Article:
Mr. Iger began his career at ABC in 1974. Throughout his tenure at the company, Mr. Iger has held a series of increasingly responsible senior management positions, including serving as President and Chief Operating Officer of Capital Cities/ABC, where he guided the complex merger of ABC with The Walt Disney Company. During Mr. Iger's years with ABC, he oversaw its broadcast television network and station, cable television, radio and publishing businesses, which includes the market leading brands of ABC, ESPN, Lifetime and The History Channel.

He officially joined the Disney senior management team in 1996 as Chairman of the Disney-owned ABC Group and in 1999, was given the additional responsibility of President, Walt Disney International.

Mr. Iger is a member of the board of directors for the National September 11 Memorial & Museum and Lincoln Center for the Performing Arts, Inc. He serves on the Executive Advisory Board of the Elizabeth Glaser Pediatric AIDS Foundation.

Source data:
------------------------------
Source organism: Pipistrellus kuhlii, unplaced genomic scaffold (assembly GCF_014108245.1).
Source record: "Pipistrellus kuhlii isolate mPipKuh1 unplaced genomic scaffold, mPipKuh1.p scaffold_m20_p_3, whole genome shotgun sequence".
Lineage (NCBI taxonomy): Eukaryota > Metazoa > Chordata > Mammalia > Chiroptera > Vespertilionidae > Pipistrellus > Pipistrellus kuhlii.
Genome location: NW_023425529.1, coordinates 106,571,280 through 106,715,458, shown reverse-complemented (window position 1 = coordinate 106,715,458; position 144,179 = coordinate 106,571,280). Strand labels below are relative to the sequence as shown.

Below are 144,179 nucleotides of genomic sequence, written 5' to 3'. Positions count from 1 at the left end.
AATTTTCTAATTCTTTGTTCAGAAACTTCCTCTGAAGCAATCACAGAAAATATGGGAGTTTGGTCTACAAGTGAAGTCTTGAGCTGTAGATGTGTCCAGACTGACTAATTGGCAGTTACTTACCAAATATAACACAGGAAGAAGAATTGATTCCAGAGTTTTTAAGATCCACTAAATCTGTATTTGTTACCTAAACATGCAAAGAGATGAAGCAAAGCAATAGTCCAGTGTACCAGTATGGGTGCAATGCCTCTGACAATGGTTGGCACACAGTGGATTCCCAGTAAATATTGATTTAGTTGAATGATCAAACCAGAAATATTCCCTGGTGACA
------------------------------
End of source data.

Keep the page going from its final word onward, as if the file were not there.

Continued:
Wednesday, February 09, 2011

About 1982's TRON

The First Electronic Gunslinger

02.09.11 - Long a fan of the mythic heroes of the Old West, Bruce Boxleitner finds himself playing the hero in a different kind of mythology. He is a computer programmer fighting to save his electronic world in Walt Disney Productions' futuristic adventure, "TRON."

Powerful Programmer… Bruce Boxleitner stars as a computer expert whose alter-ego is the most powerful game warrior in an electronic universe in Walt Disney Productions' futuristic adventure, "TRON."
"TRON" combines state-of-the-art computer graphics with special techniques in live-action photography to create a fantasy world never before seen on a motion picture screen. It is a world where energy lives and breathes, where laws of logic are defied, where an electronic civilization thrives.

All of which is quite a departure for Boxleitner, a tall and athletic actor whose career is rooted in roles as rawboned types who helped tame the West. Collector of frontier art, reader of historical fiction, Boxleitner relished such vehicles as the television series "How the West Was Won" and the telefilm "I Married Wyatt Earp." "I loved the idea of reliving history," he says. "Playing a Western hero you sense how strong those people must have been. Let me tell you it's a thrill."